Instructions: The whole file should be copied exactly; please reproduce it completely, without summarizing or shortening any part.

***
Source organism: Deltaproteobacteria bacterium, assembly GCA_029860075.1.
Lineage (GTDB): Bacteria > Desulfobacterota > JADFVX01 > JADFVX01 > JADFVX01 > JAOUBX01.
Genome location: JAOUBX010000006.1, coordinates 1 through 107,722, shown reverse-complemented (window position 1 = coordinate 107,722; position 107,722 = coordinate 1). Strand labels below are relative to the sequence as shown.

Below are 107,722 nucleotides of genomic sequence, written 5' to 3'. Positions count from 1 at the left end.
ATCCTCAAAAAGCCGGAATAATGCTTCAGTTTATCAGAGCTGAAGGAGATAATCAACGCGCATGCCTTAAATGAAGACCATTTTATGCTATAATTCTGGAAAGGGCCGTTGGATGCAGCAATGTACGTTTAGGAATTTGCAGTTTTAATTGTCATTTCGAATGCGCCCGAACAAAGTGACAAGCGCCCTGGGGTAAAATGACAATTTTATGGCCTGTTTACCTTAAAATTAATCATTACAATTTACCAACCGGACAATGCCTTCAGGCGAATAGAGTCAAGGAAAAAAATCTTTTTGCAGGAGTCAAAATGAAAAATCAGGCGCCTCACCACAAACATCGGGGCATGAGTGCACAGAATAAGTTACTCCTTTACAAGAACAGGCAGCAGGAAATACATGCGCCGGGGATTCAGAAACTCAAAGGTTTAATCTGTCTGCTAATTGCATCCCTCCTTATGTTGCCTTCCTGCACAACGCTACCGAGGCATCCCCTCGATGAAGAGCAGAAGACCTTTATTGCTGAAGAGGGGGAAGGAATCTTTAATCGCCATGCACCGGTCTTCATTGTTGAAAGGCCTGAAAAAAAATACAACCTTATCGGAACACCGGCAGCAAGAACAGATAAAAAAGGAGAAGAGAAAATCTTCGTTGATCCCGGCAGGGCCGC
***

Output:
Source organism: Deltaproteobacteria bacterium, assembly GCA_029860075.1.
Lineage (GTDB): Bacteria > Desulfobacterota > JADFVX01 > JADFVX01 > JADFVX01 > JAOUBX01.
Genome location: JAOUBX010000006.1, coordinates 1 through 107,722, shown reverse-complemented (window position 1 = coordinate 107,722; position 107,722 = coordinate 1). Strand labels below are relative to the sequence as shown.

Below are 107,722 nucleotides of genomic sequence, written 5' to 3'. Positions count from 1 at the left end.
ATCCTCAAAAAGCCGGAATAATGCTTCAGTTTATCAGAGCTGAAGGAGATAATCAACGCGCATGCCTTAAATGAAGACCATTTTATGCTATAATTCTGGAAAGGGCCGTTGGATGCAGCAATGTACGTTTAGGAATTTGCAGTTTTAATTGTCATTTCGAATGCGCCCGAACAAAGTGACAAGCGCCCTGGGGTAAAATGACAATTTTATGGCCTGTTTACCTTAAAATTAATCATTACAATTTACCAACCGGACAATGCCTTCAGGCGAATAGAGTCAAGGAAAAAAATCTTTTTGCAGGAGTCAAAATGAAAAATCAGGCGCCTCACCACAAACATCGGGGCATGAGTGCACAGAATAAGTTACTCCTTTACAAGAACAGGCAGCAGGAAATACATGCGCCGGGGATTCAGAAACTCAAAGGTTTAATCTGTCTGCTAATTGCATCCCTCCTTATGTTGCCTTCCTGCACAACGCTACCGAGGCATCCCCTCGATGAAGAGCAGAAGACCTTTATTGCTGAAGAGGGGGAAGGAATCTTTAATCGCCATGCACCGGTCTTCATTGTTGAAAGGCCTGAAAAAAAATACAACCTTATCGGAACACCGGCAGCAAGAACAGATAAAAAAGGAGAAGAGAAAATCTTCGTTGATCCCGGCAGGGCCGC